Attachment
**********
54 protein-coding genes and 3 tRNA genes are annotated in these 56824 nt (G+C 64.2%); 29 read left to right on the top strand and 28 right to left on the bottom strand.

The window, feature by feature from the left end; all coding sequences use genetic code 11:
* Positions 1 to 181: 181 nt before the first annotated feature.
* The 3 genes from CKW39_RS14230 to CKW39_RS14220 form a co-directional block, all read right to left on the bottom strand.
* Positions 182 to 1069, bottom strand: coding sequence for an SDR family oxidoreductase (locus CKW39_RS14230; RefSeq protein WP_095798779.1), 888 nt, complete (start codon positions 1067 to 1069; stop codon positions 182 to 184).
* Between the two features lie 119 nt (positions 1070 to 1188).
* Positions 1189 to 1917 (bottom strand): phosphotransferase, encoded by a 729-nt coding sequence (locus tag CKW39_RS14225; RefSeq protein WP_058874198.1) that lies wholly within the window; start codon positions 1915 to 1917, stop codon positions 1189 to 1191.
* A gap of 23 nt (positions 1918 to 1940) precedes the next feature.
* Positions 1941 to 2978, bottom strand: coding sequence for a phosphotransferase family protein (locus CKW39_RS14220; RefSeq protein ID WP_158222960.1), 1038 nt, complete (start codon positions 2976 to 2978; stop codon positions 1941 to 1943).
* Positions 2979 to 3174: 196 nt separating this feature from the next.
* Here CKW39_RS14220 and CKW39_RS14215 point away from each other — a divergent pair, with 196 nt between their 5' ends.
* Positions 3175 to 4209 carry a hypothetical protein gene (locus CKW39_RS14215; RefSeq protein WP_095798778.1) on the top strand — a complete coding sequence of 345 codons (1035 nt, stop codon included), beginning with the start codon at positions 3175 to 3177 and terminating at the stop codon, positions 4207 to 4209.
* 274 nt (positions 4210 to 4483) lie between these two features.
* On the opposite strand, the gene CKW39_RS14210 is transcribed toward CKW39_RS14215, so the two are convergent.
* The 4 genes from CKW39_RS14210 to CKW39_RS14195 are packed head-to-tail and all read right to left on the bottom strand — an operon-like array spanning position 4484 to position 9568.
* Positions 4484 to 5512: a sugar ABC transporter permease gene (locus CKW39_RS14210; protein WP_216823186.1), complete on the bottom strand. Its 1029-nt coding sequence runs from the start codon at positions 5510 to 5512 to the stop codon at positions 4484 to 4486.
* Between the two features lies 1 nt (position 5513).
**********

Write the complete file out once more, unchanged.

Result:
54 protein-coding genes and 3 tRNA genes are annotated in these 56824 nt (G+C 64.2%); 29 read left to right on the top strand and 28 right to left on the bottom strand.

The window, feature by feature from the left end; all coding sequences use genetic code 11:
* Positions 1 to 181: 181 nt before the first annotated feature.
* The 3 genes from CKW39_RS14230 to CKW39_RS14220 form a co-directional block, all read right to left on the bottom strand.
* Positions 182 to 1069, bottom strand: coding sequence for an SDR family oxidoreductase (locus CKW39_RS14230; RefSeq protein WP_095798779.1), 888 nt, complete (start codon positions 1067 to 1069; stop codon positions 182 to 184).
* Between the two features lie 119 nt (positions 1070 to 1188).
* Positions 1189 to 1917 (bottom strand): phosphotransferase, encoded by a 729-nt coding sequence (locus tag CKW39_RS14225; RefSeq protein WP_058874198.1) that lies wholly within the window; start codon positions 1915 to 1917, stop codon positions 1189 to 1191.
* A gap of 23 nt (positions 1918 to 1940) precedes the next feature.
* Positions 1941 to 2978, bottom strand: coding sequence for a phosphotransferase family protein (locus CKW39_RS14220; RefSeq protein ID WP_158222960.1), 1038 nt, complete (start codon positions 2976 to 2978; stop codon positions 1941 to 1943).
* Positions 2979 to 3174: 196 nt separating this feature from the next.
* Here CKW39_RS14220 and CKW39_RS14215 point away from each other — a divergent pair, with 196 nt between their 5' ends.
* Positions 3175 to 4209 carry a hypothetical protein gene (locus CKW39_RS14215; RefSeq protein WP_095798778.1) on the top strand — a complete coding sequence of 345 codons (1035 nt, stop codon included), beginning with the start codon at positions 3175 to 3177 and terminating at the stop codon, positions 4207 to 4209.
* 274 nt (positions 4210 to 4483) lie between these two features.
* On the opposite strand, the gene CKW39_RS14210 is transcribed toward CKW39_RS14215, so the two are convergent.
* The 4 genes from CKW39_RS14210 to CKW39_RS14195 are packed head-to-tail and all read right to left on the bottom strand — an operon-like array spanning position 4484 to position 9568.
* Positions 4484 to 5512: a sugar ABC transporter permease gene (locus CKW39_RS14210; protein WP_216823186.1), complete on the bottom strand. Its 1029-nt coding sequence runs from the start codon at positions 5510 to 5512 to the stop codon at positions 4484 to 4486.
* Between the two features lies 1 nt (position 5513).